Testing for C-reactive protein may be a good way to keep tabs on the inflammation that causes heart attacks.
Since the mid-1990s or so, researchers have changed the way they look at atherosclerosis. They used to regard it as a gradual buildup of fat- and cholesterol-filled plaques inside arteries. Now they see an inflammatory process that sometimes has a nasty, volcanic climax: A plaque ruptures, spilling its contents into the bloodstream, causing a potentially fatal traffic jam of blood clots and other factors.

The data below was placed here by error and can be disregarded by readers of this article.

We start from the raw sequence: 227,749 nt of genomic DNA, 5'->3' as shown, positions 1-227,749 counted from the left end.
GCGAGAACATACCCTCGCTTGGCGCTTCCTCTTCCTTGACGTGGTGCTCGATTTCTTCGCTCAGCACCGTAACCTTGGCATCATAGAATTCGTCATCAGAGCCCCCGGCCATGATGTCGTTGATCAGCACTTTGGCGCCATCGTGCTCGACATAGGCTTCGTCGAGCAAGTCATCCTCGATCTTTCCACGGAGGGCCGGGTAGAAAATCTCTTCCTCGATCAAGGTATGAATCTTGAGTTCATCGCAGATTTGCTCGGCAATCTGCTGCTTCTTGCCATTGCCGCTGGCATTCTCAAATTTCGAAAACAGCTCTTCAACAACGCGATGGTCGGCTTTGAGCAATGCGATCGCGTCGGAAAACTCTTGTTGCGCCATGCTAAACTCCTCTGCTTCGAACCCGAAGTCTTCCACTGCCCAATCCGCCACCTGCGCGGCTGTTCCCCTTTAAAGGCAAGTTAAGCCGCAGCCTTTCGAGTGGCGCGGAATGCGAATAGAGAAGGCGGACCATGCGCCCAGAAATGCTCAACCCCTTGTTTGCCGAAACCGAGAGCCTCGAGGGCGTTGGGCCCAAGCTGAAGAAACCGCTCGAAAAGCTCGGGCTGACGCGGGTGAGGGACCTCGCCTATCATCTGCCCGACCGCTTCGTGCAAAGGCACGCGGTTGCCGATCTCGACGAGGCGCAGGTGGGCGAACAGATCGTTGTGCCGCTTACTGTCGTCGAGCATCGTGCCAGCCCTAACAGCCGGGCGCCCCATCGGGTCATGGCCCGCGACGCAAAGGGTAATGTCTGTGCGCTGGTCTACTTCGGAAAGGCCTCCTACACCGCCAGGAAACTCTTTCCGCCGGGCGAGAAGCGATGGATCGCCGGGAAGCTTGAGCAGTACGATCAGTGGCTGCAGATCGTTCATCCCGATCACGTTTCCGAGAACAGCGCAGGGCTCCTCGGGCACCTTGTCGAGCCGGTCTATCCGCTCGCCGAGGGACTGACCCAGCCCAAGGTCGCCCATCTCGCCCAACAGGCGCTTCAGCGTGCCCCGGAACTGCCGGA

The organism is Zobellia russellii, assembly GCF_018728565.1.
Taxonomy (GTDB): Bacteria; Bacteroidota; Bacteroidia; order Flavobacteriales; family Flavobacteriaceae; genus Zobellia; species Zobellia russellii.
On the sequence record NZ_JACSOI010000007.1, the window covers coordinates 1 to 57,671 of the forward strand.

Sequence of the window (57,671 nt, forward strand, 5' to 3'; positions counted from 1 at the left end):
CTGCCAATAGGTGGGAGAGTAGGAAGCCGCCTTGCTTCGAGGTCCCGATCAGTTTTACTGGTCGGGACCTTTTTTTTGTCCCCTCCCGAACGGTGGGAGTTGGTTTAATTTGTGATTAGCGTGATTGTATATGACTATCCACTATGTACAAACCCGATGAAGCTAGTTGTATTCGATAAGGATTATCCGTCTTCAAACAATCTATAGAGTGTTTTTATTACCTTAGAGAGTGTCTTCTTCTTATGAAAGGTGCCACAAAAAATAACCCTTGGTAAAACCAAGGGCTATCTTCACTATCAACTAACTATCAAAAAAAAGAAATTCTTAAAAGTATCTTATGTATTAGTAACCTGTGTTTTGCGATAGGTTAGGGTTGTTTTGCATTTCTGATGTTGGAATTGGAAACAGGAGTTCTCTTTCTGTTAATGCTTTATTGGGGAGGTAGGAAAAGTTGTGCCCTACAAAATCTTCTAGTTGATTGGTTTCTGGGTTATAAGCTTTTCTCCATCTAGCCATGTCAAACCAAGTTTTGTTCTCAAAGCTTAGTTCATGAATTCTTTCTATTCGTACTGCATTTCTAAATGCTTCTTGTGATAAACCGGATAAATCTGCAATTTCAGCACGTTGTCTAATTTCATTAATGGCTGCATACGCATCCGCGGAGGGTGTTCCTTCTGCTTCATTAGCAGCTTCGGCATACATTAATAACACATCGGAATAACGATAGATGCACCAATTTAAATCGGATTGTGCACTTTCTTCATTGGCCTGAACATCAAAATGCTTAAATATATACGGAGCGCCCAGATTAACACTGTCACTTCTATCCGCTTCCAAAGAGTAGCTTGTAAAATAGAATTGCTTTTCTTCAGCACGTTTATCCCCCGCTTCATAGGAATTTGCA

This new view of atherosclerosis has doctors hunting for ways to detect inflammation early. So far, the strongest candidate is C-reactive protein (CRP).